What is the Ideaplex?

I've been thinking for some time that the terms “traditional media” and “social media” are obsolete, since all methods of communication and idea distribution overlap and intertwine. Almost everything that originates offline is also online and almost everything that starts online can also be taken offline in some form or other. Even when you clump the social and traditional media together, you're still missing a lot of activities, channels, and content venues that are involved with the creation, distribution, and consumption of ideas.

I think of it all as the ideaplex.  (Plex is short for plexus, which means, according to the OED: “Any intertwined or interwoven mass; an intricate arrangement or collection of things; a network.”) The ideaplex is big business, lower and higher education, 24x7 entertainment, and one of America's most distinctive features. It is very easy, if you're not careful, to think of it as just about everything. The ideaplex comprises at least the following elements:

  • Twitterverse and blogosphere and YouTubeLandia. An unknowable volume of exchange. Impossible to keep up with or fathom. Probably 90% recycled or repurposed material, which is all part of the distribution game.
  • Eduinfotainment fests. TED, South by Southwest, Aspen Ideas Festival, the World Economic Forum (just completed) all contribute heavily to the swirl of forums, conferences, colloquia, talks. There’s an endless supply of these. Everybody wants to showcase themselves; the debate about them is frequently, “What practical purpose do they serve?” Do they have to serve a purpose?
  • Books. Print books, e-books, enhanced e-books, self-published books, unpublished books, Kindle singles. I have heard ranges of anywhere from 400,000-2,000,000 new published titles per year, and that's just in the US. This is why I get anxious whenever I step inside a bookstore. The volume is so crushing it builds the power of lists and bestsellers and book group selections. Sometimes I just wander into a bookstore looking for a book that no one has recommended to me, is not a staff pick, and that I have never heard of. I buy it based on the cover and the first paragraph.
  • Educational system. Colleges, universities, massive online open courses, continuing education, private instruction, seminars, retreats. You can learn about anything, anytime, anywhere from almost anyone. We all love learning. Our brains are overflowing with knowledge. Sometimes it's just a bunch of stuff, however, without much cohesion from idea to idea.
  • Professional idea cooker-uppers. Think tanks, design firms, research houses, consultancies, coaches, and gurus. We are getting heavily weighted toward the front end development of ideas and execution is taking a back seat. This could be a problem someday. Maybe today.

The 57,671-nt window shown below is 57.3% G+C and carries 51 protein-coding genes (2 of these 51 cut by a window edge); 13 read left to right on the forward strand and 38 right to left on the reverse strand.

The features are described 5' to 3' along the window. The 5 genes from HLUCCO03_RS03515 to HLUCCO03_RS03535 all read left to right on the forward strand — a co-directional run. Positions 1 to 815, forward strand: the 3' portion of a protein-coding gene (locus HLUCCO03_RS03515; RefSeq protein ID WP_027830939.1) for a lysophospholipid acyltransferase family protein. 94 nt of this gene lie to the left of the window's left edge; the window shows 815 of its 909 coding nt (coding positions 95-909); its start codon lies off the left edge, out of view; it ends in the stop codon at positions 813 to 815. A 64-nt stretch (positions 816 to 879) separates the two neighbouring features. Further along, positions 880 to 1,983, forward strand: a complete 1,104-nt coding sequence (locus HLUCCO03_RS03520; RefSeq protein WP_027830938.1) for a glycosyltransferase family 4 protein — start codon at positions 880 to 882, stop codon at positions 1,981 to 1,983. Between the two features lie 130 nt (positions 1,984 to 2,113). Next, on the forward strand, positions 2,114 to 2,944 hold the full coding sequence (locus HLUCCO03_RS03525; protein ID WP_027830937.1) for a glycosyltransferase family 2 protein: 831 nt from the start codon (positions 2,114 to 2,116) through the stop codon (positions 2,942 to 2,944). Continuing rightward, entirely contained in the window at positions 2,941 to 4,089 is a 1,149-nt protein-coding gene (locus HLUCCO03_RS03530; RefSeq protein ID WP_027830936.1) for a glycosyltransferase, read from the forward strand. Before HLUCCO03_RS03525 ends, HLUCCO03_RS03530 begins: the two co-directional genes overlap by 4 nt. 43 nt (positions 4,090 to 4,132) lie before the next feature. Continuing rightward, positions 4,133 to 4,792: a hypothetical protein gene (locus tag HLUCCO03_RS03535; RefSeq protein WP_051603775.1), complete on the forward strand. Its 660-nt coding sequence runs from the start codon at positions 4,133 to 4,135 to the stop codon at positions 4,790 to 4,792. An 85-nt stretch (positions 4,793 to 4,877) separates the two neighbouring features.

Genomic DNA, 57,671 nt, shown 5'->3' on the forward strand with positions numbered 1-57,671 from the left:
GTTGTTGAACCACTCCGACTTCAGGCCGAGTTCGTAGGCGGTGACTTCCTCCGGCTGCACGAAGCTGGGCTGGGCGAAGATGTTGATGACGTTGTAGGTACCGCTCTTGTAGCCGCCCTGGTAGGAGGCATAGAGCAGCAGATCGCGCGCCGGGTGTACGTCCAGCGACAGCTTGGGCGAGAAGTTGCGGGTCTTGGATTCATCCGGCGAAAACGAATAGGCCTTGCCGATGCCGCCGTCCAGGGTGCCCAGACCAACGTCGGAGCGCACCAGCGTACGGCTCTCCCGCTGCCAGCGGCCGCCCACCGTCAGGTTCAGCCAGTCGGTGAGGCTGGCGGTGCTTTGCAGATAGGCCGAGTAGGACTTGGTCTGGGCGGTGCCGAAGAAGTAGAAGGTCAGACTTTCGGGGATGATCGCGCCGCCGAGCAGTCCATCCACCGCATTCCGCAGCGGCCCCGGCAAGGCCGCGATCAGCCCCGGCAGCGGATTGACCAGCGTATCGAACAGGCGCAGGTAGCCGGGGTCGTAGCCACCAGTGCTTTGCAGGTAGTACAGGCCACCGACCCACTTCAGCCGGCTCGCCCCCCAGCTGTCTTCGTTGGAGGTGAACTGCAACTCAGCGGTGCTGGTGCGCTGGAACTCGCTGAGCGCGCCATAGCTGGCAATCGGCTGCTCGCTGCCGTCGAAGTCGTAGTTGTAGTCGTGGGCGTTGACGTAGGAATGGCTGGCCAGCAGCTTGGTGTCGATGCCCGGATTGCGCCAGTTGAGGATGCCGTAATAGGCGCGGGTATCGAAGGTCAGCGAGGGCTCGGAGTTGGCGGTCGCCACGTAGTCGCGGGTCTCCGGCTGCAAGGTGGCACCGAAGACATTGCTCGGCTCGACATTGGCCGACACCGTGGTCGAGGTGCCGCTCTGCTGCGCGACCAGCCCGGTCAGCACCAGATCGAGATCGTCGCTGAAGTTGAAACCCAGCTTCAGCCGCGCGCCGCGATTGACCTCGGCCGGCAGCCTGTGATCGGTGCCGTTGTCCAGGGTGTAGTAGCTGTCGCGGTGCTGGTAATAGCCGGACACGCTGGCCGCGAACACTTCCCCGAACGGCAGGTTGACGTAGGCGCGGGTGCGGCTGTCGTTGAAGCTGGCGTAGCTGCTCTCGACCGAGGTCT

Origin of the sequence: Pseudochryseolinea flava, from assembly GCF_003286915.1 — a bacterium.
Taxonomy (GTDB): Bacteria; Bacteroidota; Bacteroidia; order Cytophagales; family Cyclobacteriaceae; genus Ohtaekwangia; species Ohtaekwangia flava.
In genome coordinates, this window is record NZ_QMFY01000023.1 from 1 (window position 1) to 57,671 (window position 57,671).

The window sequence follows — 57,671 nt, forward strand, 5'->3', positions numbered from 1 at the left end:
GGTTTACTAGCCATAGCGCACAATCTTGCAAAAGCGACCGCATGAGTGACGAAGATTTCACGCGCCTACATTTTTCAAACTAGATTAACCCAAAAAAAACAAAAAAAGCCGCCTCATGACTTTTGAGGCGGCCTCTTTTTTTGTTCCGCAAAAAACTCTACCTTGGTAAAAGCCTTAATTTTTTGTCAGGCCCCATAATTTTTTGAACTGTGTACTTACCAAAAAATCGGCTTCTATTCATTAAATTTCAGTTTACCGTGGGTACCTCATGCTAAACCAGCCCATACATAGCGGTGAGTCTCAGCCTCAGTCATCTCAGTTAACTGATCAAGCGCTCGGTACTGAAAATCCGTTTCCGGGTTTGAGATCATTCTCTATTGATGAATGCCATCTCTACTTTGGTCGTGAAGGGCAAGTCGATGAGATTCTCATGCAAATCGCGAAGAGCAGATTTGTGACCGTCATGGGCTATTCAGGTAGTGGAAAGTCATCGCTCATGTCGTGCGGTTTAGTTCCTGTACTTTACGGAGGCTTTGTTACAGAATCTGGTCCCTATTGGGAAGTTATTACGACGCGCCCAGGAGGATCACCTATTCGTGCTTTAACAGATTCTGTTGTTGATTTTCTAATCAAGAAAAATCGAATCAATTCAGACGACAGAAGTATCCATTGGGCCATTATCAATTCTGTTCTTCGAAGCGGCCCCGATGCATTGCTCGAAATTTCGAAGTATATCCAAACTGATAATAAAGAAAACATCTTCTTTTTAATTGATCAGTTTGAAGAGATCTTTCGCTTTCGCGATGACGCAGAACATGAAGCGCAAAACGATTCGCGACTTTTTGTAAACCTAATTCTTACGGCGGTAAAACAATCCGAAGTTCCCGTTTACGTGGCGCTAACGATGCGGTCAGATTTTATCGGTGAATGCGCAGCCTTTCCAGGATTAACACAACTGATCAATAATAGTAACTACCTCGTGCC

• More-or-less traditional media such as magazines and newspapers, movies, television. There is still a lot of action in these content venues, even the most local of which contributes to the ideaplex. But a large percentage of talk shows and print and online media pick up on the work of a very small number of original content creators. Take away the New York Times and NPR and you'd hear a lot more silence.
  • Curators, analysts, synthesizers, pundits, commentariat. Arising as a result of the ideaplex, and fervently contributing to it, are the columnists, provocateurs, filters, and recommenders who weigh in on, validate, and discredit the ideas flowing through the ideaplex. Some have large platforms, some do not, but everybody's a commentator.

It all adds up to a wild, rich flow of real ideas; new-sounding ideas that are actually old; old ideas with new twists; ersatz ideas; ideas about ideas. No other country has an ideaplex like the one we have in the United States, with all its madness and blessing.

What else do you think belongs in the ideaplex?

Comments

what else belongs in the ideaplex

Going out on a limb here. On going through the comprehensive breakdown of the ideaplex [and your comment that there is 'still missing a lot of activities, channels, and content venues that are involved with the creation, distribution, and consumption of ideas], it struck me that people-to-people conversations were not included. I mean, direct word-of-mouth and the usual grapevine. I was thinking more along the lines of what he said/she said. After all, the most basic unit of social media would be two people exchanging views on some subject or the other. They would then go back home or the marketplace and spread the word, so to speak. Just Saying.

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